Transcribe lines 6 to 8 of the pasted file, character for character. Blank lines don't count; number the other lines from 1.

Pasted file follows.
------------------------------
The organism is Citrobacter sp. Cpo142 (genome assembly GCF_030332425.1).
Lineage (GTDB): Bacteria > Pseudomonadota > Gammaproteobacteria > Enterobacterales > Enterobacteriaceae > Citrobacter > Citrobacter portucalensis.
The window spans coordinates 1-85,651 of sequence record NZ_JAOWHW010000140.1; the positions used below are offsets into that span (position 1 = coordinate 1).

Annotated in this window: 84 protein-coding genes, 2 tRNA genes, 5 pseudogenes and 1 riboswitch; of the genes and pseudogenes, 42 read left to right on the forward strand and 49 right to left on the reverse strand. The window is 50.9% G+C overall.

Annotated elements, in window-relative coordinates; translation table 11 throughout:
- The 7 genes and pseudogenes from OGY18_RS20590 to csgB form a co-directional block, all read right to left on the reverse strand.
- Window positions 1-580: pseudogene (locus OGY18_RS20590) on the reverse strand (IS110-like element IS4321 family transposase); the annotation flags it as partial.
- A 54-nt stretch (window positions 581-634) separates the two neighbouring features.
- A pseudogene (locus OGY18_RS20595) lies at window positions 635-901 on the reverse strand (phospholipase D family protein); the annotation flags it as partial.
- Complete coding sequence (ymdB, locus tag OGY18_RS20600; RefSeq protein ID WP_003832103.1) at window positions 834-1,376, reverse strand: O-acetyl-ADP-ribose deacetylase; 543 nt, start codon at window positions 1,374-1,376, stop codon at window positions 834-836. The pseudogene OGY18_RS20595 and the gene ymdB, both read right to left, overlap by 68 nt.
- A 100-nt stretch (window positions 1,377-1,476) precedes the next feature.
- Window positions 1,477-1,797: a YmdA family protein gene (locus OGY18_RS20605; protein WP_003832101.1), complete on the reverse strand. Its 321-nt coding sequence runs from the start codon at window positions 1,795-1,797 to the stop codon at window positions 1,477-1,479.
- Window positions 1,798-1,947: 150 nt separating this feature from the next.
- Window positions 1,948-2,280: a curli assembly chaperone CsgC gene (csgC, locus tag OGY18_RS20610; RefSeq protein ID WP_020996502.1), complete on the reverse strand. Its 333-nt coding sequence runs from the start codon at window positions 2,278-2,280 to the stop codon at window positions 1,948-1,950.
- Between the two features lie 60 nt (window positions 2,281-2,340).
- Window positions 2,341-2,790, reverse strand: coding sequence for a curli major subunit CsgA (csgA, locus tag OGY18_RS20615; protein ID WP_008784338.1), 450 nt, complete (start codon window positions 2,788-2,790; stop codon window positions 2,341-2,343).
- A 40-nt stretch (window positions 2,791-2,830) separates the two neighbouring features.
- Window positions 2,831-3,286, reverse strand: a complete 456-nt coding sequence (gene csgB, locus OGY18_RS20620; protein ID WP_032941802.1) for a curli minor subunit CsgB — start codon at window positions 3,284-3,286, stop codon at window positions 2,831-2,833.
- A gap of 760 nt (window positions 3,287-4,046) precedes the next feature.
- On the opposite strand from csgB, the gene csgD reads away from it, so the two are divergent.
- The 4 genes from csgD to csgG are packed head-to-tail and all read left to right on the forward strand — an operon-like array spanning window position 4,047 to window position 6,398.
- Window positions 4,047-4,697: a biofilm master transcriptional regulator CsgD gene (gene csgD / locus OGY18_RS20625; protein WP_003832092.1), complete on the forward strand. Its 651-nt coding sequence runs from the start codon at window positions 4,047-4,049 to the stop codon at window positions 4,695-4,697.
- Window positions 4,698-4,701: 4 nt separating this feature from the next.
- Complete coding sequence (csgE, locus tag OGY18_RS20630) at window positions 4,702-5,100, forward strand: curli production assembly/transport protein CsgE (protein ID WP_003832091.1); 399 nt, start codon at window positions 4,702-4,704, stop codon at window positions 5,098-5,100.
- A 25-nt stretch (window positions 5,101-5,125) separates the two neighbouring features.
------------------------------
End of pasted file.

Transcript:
- The 7 genes and pseudogenes from OGY18_RS20590 to csgB form a co-directional block, all read right to left on the reverse strand.
- Window positions 1-580: pseudogene (locus OGY18_RS20590) on the reverse strand (IS110-like element IS4321 family transposase); the annotation flags it as partial.
- A 54-nt stretch (window positions 581-634) separates the two neighbouring features.